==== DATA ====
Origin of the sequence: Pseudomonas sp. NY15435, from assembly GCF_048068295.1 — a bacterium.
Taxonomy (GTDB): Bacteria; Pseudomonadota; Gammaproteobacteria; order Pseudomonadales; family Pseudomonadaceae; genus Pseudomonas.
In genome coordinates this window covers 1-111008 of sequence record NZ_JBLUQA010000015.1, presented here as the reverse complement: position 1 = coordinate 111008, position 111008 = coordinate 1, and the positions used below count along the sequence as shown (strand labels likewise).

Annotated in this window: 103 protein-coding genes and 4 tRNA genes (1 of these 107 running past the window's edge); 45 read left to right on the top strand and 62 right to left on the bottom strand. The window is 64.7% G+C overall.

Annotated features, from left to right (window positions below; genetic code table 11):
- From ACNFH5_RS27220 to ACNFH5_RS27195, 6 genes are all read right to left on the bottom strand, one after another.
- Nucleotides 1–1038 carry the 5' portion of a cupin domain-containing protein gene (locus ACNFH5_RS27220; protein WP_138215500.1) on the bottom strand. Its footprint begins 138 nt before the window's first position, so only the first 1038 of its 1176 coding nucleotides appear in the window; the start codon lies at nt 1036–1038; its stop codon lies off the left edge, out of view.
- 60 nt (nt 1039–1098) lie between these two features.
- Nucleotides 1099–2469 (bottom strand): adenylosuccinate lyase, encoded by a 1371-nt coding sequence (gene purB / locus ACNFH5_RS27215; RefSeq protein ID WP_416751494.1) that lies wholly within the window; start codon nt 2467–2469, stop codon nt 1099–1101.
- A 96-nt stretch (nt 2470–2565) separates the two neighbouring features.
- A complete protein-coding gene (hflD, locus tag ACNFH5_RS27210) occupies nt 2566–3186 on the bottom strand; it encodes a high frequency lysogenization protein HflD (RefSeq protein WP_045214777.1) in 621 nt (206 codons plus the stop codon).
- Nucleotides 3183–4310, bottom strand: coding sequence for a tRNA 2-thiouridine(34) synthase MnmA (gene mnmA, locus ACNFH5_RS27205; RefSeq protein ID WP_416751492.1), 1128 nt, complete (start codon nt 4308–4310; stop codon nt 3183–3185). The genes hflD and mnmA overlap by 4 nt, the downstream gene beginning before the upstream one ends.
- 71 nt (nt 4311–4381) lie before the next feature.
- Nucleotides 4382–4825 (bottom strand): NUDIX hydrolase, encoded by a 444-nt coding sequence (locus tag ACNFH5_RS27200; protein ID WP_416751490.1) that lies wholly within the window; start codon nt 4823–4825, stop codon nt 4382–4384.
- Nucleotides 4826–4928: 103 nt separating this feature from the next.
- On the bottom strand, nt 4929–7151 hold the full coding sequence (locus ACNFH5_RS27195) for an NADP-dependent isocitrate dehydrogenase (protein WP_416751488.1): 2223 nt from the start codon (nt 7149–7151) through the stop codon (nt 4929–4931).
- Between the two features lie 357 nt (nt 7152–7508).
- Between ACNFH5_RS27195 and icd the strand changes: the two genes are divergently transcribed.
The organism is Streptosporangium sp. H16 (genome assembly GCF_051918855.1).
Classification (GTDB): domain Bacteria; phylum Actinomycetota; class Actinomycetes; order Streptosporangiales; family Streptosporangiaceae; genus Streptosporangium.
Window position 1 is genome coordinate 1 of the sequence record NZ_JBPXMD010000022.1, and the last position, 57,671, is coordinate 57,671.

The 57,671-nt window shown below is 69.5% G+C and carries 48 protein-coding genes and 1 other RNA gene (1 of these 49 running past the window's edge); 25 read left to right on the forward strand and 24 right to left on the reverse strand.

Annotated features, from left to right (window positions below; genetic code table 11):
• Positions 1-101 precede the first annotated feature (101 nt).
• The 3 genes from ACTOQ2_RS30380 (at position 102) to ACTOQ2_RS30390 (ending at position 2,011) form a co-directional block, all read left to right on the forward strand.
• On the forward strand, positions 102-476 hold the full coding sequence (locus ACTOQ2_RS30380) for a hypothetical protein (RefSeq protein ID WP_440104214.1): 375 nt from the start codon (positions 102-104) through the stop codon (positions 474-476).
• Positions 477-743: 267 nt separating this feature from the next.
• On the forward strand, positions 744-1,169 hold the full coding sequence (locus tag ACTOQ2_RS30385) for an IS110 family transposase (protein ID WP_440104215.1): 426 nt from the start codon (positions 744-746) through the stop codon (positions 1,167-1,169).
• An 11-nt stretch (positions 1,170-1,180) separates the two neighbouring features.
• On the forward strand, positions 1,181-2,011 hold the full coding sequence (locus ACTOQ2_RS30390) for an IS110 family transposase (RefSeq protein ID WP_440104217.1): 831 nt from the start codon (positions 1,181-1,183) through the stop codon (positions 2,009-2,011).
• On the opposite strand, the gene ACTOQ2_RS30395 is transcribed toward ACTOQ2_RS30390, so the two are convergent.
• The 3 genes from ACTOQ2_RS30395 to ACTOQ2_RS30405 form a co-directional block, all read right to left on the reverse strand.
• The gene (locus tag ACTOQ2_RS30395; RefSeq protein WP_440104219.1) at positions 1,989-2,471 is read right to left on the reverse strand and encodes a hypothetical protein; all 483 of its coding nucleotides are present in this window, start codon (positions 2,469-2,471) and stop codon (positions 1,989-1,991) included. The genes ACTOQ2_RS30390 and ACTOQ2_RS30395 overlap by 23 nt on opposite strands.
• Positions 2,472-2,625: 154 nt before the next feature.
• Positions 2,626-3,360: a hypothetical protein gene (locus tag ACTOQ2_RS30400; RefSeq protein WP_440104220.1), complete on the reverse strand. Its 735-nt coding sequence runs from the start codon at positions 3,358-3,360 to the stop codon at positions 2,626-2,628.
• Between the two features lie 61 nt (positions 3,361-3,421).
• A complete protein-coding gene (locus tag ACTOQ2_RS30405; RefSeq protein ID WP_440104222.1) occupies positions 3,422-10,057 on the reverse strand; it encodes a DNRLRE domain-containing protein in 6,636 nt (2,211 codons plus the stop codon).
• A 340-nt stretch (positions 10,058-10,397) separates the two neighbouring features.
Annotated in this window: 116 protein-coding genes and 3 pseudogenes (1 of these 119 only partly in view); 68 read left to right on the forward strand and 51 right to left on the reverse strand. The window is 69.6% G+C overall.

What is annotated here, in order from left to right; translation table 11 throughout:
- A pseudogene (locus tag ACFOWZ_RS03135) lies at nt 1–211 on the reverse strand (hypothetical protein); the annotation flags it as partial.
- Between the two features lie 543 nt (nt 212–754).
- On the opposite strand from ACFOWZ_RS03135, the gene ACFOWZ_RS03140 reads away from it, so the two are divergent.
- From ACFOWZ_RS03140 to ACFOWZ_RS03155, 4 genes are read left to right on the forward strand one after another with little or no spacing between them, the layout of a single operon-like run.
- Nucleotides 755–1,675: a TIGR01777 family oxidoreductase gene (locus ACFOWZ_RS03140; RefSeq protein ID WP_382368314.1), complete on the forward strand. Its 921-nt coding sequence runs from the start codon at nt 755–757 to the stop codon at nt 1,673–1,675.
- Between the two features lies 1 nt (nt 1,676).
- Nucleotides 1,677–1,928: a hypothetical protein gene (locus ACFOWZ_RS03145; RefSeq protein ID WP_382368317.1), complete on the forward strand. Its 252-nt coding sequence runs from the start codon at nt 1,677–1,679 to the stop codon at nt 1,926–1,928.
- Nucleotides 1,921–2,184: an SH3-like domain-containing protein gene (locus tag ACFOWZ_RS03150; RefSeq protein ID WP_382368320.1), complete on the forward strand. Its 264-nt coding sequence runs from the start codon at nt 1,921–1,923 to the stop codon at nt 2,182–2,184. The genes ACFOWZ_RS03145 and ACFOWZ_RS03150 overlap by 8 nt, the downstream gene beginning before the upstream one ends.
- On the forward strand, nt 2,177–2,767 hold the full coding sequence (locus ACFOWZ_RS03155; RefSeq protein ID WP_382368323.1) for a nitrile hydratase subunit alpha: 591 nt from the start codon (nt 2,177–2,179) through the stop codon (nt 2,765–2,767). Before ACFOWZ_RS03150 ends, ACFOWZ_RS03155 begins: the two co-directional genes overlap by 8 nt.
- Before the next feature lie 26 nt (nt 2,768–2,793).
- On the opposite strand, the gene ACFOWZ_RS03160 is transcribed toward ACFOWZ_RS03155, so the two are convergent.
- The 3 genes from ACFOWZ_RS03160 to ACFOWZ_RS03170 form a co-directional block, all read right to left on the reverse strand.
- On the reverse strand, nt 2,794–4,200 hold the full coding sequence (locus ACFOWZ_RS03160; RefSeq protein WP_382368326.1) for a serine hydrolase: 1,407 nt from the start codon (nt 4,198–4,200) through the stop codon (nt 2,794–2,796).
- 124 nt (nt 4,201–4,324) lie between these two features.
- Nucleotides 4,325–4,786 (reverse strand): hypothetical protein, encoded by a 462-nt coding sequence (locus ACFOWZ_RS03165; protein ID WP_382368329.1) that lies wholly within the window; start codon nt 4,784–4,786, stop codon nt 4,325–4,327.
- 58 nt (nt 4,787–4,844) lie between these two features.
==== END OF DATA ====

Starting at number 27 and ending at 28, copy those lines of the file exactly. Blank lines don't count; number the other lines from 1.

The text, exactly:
• Positions 477-743: 267 nt separating this feature from the next.
• On the forward strand, positions 744-1,169 hold the full coding sequence (locus tag ACTOQ2_RS30385) for an IS110 family transposase (protein ID WP_440104215.1): 426 nt from the start codon (positions 744-746) through the stop codon (positions 1,167-1,169).